New Study: Work Requirements Increased Employment without Evictions

New Study: Work Requirements Increased Employment without Evictions
William M. Rohe, Michael D. Webb, Kirstin Frescoln
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Researchers from the University of North Carolina’s Center for Urban and Regional Studies have added evidence into the debate about the benefits and risks of work requirements for housing assistance. In a study forthcoming in Housing Policy Debate, the researchers share the results of the first empirical analysis of the effect of work requirements in public housing on employment and evictions. The Charlotte Housing Authority (CHA), which has program flexibility as an authorized “Moving to Work” agency, instituted a work requirement and on-site case management in five of its fifteen public housing developments. Two of the sites already offered work supports through the Family Self-Sufficiency (FSS) program.

In all five developments, non-elderly, non-disabled heads of household must work or participate in work-related activities, such as job training or community service, for a minimum of 15 hours per week. Failure to comply leads to a series of sanctions, beginning with a three-month probationary period. The next sanction was the loss of half of the rental subsidy for six months, then loss of the entire rental subsidy for six months. Finally, residents not in compliance faced eviction.

In addition to testing the effects on employment and evictions, the researchers explored tenants' attitudes toward the requirement.

Major findings:

  • The addition of a work requirement and case management increased employment among public housing residents.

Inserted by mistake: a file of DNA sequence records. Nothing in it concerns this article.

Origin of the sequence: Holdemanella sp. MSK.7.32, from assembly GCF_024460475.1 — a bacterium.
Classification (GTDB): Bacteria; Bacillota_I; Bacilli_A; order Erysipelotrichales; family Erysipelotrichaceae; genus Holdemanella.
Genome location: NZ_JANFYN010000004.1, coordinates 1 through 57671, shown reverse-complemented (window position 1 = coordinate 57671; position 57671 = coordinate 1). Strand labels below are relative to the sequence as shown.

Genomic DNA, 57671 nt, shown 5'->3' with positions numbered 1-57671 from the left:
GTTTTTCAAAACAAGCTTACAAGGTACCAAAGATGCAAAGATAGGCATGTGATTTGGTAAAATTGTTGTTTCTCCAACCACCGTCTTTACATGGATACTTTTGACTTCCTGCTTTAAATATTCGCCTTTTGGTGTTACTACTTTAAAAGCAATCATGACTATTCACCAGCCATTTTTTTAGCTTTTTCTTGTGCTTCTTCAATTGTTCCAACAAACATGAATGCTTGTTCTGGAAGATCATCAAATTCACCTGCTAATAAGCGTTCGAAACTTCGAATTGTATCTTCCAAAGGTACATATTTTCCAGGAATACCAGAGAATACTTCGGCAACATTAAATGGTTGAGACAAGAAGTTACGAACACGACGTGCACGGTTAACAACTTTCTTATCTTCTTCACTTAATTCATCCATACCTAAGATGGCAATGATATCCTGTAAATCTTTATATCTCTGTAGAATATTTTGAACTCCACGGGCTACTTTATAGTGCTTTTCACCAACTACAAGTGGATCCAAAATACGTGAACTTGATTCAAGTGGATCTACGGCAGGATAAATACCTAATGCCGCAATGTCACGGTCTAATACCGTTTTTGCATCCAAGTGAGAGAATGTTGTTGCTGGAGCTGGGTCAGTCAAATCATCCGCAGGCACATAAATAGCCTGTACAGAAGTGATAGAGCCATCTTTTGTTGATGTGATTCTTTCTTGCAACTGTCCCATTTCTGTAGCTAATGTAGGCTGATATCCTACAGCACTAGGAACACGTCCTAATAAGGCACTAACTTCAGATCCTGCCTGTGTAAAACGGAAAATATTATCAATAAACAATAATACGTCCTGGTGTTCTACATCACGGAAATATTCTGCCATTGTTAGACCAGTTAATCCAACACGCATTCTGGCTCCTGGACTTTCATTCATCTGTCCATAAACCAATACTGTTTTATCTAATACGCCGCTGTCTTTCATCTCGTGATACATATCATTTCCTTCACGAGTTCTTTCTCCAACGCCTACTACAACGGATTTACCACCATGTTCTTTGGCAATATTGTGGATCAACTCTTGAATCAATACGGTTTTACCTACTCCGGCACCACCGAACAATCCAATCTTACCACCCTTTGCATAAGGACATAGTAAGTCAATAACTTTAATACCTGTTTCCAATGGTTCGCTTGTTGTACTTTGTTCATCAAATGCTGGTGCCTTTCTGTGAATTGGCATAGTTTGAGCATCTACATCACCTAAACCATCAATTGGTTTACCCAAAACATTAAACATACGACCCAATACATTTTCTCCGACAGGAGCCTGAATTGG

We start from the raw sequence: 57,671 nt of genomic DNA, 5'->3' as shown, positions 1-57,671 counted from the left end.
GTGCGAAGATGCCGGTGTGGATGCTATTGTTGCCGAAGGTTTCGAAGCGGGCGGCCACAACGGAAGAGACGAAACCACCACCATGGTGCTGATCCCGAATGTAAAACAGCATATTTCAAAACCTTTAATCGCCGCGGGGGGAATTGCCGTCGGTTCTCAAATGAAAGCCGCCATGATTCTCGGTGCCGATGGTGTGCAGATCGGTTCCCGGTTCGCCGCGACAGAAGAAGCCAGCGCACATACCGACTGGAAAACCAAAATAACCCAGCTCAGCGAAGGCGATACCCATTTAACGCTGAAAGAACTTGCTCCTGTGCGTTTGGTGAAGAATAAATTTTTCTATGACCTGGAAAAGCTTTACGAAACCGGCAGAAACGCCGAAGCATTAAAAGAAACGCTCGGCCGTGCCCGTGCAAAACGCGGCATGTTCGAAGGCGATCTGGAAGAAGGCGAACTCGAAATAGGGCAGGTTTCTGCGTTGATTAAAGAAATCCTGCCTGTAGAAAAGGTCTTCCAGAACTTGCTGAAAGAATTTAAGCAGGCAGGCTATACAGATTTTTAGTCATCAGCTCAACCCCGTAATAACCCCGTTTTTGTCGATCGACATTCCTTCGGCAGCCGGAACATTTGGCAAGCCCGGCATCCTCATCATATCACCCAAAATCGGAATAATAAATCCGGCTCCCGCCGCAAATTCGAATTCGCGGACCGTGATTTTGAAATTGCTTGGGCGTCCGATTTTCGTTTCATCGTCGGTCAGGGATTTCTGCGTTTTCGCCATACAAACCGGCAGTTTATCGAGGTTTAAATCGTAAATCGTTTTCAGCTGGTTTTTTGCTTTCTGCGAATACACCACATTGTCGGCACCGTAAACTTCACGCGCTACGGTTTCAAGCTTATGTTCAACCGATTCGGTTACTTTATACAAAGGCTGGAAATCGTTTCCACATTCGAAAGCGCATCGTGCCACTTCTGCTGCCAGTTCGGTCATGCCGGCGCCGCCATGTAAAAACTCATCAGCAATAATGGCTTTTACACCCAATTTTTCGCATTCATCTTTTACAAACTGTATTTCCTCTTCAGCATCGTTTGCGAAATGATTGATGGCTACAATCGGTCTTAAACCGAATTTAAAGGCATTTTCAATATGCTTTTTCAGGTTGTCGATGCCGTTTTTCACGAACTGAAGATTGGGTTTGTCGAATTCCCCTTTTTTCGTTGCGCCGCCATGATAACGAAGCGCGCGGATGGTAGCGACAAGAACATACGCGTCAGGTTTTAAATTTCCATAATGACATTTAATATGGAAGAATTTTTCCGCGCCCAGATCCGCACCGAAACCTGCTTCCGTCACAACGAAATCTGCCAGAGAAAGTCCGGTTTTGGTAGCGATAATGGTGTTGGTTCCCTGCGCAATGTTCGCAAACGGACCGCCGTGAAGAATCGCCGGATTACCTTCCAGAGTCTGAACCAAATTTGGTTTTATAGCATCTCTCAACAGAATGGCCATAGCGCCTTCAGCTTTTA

• Work participation was higher at baseline for residents of properties that offered FSS. After the work requirement, these developments saw a statistically significant increase in employment.
  • After adding case management and prior to the work requirement, work did not significantly increase at the other three sites. Once the work requirement was added, the three non-FSS sites experienced a significant increase in employment.
  • The work requirement did not lead to an increase in the average hours worked by employed residents.
  • Six out of 123 total households faced rent sanctions for non-compliance between July and December 2014.  One resident was evicted. When compared with a control group and with data from the prior year, work requirements did not increase evictions or other move-outs due to lease violation or nonpayment.
  • Among residents of the FSS sites, there was an increase in “positive move-outs” to privately-owned housing.
  • and raised additional funds for Charlotte Housing Authority.
  • Among residents subject to the policy, 87% thought it was fair, compared with 80% of CHA’s other residents.
  • When surveyed, residents reported taking the following actions in response to the requirement: looking for a new job (52%), finding a new job (37%, enrolling in school or training (30%), and working more (22%).

Note: A related story explores policy perspectives on this study.